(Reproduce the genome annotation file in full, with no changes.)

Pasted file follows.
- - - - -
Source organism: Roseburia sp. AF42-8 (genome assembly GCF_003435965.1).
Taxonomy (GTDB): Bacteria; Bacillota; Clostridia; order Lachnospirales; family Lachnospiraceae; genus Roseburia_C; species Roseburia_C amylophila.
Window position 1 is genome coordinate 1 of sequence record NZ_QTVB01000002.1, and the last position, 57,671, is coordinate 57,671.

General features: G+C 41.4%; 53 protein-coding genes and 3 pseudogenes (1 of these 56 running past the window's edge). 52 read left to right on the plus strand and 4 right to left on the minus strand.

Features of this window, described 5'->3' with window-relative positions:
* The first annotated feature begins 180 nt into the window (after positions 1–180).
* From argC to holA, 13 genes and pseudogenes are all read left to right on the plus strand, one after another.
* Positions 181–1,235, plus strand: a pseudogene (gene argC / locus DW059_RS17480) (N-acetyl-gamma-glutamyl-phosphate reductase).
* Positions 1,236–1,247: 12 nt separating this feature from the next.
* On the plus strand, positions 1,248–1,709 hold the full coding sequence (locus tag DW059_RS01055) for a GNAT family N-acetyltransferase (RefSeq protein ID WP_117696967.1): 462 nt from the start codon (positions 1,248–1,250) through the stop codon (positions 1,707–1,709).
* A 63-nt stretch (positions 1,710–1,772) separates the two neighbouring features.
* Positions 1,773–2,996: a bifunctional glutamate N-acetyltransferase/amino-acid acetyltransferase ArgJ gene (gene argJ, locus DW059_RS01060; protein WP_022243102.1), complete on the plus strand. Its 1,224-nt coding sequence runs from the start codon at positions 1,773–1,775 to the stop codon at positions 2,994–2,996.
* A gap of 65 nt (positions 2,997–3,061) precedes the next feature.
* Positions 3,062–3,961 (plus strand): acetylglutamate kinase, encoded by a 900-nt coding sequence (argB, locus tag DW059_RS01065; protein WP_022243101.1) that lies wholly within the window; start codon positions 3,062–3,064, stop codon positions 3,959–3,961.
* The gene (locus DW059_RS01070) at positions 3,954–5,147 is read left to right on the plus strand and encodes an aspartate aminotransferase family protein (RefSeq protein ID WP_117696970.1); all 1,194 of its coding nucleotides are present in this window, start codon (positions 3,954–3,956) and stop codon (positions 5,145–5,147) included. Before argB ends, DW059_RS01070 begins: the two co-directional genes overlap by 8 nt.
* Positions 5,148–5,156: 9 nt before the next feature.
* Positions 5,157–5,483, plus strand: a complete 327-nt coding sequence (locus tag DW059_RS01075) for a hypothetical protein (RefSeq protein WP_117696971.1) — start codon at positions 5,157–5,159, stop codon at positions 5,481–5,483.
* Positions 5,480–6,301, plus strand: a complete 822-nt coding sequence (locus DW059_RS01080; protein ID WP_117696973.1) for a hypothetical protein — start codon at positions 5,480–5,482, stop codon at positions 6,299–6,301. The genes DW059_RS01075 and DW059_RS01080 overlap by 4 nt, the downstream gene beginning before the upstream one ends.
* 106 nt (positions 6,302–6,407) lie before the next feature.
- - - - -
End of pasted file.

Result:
Source organism: Roseburia sp. AF42-8 (genome assembly GCF_003435965.1).
Taxonomy (GTDB): Bacteria; Bacillota; Clostridia; order Lachnospirales; family Lachnospiraceae; genus Roseburia_C; species Roseburia_C amylophila.
Window position 1 is genome coordinate 1 of sequence record NZ_QTVB01000002.1, and the last position, 57,671, is coordinate 57,671.

General features: G+C 41.4%; 53 protein-coding genes and 3 pseudogenes (1 of these 56 running past the window's edge). 52 read left to right on the plus strand and 4 right to left on the minus strand.

Features of this window, described 5'->3' with window-relative positions:
* The first annotated feature begins 180 nt into the window (after positions 1–180).
* From argC to holA, 13 genes and pseudogenes are all read left to right on the plus strand, one after another.
* Positions 181–1,235, plus strand: a pseudogene (gene argC / locus DW059_RS17480) (N-acetyl-gamma-glutamyl-phosphate reductase).
* Positions 1,236–1,247: 12 nt separating this feature from the next.
* On the plus strand, positions 1,248–1,709 hold the full coding sequence (locus tag DW059_RS01055) for a GNAT family N-acetyltransferase (RefSeq protein ID WP_117696967.1): 462 nt from the start codon (positions 1,248–1,250) through the stop codon (positions 1,707–1,709).
* A 63-nt stretch (positions 1,710–1,772) separates the two neighbouring features.
* Positions 1,773–2,996: a bifunctional glutamate N-acetyltransferase/amino-acid acetyltransferase ArgJ gene (gene argJ, locus DW059_RS01060; protein WP_022243102.1), complete on the plus strand. Its 1,224-nt coding sequence runs from the start codon at positions 1,773–1,775 to the stop codon at positions 2,994–2,996.
* A gap of 65 nt (positions 2,997–3,061) precedes the next feature.
* Positions 3,062–3,961 (plus strand): acetylglutamate kinase, encoded by a 900-nt coding sequence (argB, locus tag DW059_RS01065; protein WP_022243101.1) that lies wholly within the window; start codon positions 3,062–3,064, stop codon positions 3,959–3,961.
* The gene (locus DW059_RS01070) at positions 3,954–5,147 is read left to right on the plus strand and encodes an aspartate aminotransferase family protein (RefSeq protein ID WP_117696970.1); all 1,194 of its coding nucleotides are present in this window, start codon (positions 3,954–3,956) and stop codon (positions 5,145–5,147) included. Before argB ends, DW059_RS01070 begins: the two co-directional genes overlap by 8 nt.
* Positions 5,148–5,156: 9 nt before the next feature.
* Positions 5,157–5,483, plus strand: a complete 327-nt coding sequence (locus tag DW059_RS01075) for a hypothetical protein (RefSeq protein WP_117696971.1) — start codon at positions 5,157–5,159, stop codon at positions 5,481–5,483.
* Positions 5,480–6,301, plus strand: a complete 822-nt coding sequence (locus DW059_RS01080; protein ID WP_117696973.1) for a hypothetical protein — start codon at positions 5,480–5,482, stop codon at positions 6,299–6,301. The genes DW059_RS01075 and DW059_RS01080 overlap by 4 nt, the downstream gene beginning before the upstream one ends.
* 106 nt (positions 6,302–6,407) lie before the next feature.